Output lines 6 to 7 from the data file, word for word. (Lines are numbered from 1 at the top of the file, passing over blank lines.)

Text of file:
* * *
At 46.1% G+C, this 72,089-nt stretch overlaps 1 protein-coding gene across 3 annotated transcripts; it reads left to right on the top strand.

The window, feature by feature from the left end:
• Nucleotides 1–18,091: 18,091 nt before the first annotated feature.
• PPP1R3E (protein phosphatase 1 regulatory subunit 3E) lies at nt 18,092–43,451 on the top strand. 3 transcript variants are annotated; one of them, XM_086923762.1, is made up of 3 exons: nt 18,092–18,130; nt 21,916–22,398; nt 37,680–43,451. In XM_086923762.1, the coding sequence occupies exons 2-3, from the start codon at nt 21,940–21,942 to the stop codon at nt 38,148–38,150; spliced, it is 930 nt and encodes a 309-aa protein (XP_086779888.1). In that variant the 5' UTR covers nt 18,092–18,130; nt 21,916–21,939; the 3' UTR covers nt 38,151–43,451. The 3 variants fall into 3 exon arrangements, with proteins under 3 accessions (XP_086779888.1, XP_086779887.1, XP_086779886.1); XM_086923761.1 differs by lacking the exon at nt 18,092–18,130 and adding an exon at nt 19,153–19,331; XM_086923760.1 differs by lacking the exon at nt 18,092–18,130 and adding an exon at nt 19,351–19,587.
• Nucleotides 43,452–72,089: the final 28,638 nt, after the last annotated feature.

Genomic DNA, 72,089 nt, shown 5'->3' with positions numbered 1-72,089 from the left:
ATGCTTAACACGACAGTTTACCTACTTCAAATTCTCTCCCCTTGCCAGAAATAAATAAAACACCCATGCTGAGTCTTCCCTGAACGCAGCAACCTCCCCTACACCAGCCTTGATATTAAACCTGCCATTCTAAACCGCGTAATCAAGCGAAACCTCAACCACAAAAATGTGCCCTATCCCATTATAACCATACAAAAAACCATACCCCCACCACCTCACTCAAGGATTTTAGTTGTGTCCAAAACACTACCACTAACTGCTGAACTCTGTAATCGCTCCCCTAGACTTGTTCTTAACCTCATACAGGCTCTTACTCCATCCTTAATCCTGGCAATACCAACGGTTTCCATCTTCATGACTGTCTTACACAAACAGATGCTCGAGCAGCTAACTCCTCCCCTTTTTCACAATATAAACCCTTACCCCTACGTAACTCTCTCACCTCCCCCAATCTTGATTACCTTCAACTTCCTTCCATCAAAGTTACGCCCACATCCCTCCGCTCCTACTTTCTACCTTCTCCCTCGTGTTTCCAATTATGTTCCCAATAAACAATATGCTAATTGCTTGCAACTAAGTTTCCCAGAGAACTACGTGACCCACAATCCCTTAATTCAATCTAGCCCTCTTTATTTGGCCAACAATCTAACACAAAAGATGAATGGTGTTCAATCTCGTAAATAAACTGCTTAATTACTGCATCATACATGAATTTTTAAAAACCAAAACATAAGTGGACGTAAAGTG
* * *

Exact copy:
Genomic DNA, 72,089 nt, shown 5'->3' with positions numbered 1-72,089 from the left:
ATGCTTAACACGACAGTTTACCTACTTCAAATTCTCTCCCCTTGCCAGAAATAAATAAAACACCCATGCTGAGTCTTCCCTGAACGCAGCAACCTCCCCTACACCAGCCTTGATATTAAACCTGCCATTCTAAACCGCGTAATCAAGCGAAACCTCAACCACAAAAATGTGCCCTATCCCATTATAACCATACAAAAAACCATACCCCCACCACCTCACTCAAGGATTTTAGTTGTGTCCAAAACACTACCACTAACTGCTGAACTCTGTAATCGCTCCCCTAGACTTGTTCTTAACCTCATACAGGCTCTTACTCCATCCTTAATCCTGGCAATACCAACGGTTTCCATCTTCATGACTGTCTTACACAAACAGATGCTCGAGCAGCTAACTCCTCCCCTTTTTCACAATATAAACCCTTACCCCTACGTAACTCTCTCACCTCCCCCAATCTTGATTACCTTCAACTTCCTTCCATCAAAGTTACGCCCACATCCCTCCGCTCCTACTTTCTACCTTCTCCCTCGTGTTTCCAATTATGTTCCCAATAAACAATATGCTAATTGCTTGCAACTAAGTTTCCCAGAGAACTACGTGACCCACAATCCCTTAATTCAATCTAGCCCTCTTTATTTGGCCAACAATCTAACACAAAAGATGAATGGTGTTCAATCTCGTAAATAAACTGCTTAATTACTGCATCATACATGAATTTTTAAAAACCAAAACATAAGTGGACGTAAAGTG